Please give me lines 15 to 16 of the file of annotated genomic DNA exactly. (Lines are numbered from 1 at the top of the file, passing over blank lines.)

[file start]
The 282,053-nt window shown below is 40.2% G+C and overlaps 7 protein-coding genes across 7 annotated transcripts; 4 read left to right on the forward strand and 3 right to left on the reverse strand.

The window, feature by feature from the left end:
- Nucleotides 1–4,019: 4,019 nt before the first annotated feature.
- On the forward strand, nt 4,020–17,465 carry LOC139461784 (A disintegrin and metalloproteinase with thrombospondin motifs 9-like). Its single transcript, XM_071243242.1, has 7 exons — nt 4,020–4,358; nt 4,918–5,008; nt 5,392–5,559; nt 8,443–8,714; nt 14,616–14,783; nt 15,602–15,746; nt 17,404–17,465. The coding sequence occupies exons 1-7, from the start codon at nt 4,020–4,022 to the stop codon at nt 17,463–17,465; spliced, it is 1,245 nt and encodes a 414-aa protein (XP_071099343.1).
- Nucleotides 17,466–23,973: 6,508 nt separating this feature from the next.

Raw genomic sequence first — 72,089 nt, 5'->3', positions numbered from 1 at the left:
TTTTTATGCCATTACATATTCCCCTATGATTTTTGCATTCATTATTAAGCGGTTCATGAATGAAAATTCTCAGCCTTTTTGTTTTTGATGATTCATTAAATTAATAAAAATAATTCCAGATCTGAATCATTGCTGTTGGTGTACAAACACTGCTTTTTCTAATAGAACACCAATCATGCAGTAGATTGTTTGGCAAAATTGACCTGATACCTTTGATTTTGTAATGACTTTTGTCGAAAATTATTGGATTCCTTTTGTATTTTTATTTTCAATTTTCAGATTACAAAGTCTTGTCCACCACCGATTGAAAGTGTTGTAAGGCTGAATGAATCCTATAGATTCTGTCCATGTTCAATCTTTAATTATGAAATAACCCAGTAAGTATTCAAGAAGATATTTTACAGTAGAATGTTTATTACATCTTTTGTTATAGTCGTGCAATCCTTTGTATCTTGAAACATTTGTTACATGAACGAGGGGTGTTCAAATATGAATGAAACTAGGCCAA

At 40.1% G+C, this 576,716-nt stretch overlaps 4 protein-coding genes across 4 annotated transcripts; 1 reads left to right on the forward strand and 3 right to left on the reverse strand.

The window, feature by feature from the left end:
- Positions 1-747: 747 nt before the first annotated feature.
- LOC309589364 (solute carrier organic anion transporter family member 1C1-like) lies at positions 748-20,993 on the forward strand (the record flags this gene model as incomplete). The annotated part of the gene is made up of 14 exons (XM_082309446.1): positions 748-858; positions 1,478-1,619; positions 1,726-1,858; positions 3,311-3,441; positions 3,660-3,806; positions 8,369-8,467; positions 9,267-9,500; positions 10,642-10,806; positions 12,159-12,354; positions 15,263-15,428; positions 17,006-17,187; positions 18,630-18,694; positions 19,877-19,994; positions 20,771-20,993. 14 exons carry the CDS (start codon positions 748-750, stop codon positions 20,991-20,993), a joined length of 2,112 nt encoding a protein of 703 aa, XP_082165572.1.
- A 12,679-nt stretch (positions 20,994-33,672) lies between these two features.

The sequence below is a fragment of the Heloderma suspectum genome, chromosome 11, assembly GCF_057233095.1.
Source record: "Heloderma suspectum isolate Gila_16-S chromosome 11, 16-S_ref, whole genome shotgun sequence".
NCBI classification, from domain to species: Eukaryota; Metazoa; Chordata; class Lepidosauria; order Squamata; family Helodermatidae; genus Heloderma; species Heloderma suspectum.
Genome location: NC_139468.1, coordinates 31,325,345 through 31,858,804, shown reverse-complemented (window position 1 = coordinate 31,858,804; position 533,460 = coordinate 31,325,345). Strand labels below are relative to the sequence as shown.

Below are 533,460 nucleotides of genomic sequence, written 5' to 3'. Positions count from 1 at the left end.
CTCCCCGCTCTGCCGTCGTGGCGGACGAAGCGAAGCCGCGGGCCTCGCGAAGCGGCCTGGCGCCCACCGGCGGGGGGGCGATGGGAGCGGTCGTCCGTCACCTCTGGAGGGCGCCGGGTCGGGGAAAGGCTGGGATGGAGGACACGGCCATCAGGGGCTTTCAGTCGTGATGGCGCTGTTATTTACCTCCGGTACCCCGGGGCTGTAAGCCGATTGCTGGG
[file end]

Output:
NCBI classification, from domain to species: Eukaryota; Metazoa; Chordata; class Lepidosauria; order Squamata; family Helodermatidae; genus Heloderma; species Heloderma suspectum.
Genome location: NC_139468.1, coordinates 31,325,345 through 31,858,804, shown reverse-complemented (window position 1 = coordinate 31,858,804; position 533,460 = coordinate 31,325,345). Strand labels below are relative to the sequence as shown.